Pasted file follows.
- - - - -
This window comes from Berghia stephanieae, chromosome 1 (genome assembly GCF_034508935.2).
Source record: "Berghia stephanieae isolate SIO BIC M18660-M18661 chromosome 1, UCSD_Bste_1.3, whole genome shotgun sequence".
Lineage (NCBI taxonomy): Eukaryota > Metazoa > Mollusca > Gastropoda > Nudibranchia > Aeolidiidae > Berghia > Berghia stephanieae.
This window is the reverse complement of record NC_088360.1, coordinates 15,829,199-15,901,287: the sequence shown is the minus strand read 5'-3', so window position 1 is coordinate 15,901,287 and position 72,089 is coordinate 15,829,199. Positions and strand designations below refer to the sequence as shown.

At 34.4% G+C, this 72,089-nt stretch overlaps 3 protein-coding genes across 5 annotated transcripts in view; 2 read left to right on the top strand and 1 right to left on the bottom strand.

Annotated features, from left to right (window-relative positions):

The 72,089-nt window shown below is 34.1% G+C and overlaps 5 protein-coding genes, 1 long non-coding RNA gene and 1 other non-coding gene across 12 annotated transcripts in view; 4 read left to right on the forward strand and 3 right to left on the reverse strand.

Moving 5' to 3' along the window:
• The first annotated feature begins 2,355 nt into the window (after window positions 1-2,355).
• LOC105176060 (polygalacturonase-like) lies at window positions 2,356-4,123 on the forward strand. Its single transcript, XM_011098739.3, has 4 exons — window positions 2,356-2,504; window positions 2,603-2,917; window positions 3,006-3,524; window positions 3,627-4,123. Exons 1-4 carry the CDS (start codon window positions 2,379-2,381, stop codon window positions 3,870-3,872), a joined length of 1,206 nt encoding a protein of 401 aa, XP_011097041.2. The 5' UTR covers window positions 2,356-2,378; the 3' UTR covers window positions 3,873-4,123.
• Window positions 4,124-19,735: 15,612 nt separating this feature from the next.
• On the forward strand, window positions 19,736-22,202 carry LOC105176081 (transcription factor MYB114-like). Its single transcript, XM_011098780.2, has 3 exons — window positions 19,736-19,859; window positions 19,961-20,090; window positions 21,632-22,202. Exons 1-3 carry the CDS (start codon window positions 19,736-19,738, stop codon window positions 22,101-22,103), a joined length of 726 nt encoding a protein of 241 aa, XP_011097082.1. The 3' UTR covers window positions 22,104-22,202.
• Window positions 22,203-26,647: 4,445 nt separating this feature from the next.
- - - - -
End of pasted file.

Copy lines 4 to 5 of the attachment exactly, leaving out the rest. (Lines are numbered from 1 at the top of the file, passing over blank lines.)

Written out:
This window is the reverse complement of record NC_088360.1, coordinates 15,829,199-15,901,287: the sequence shown is the minus strand read 5'-3', so window position 1 is coordinate 15,901,287 and position 72,089 is coordinate 15,829,199. Positions and strand designations below refer to the sequence as shown.

At 34.4% G+C, this 72,089-nt stretch overlaps 3 protein-coding genes across 5 annotated transcripts in view; 2 read left to right on the top strand and 1 right to left on the bottom strand.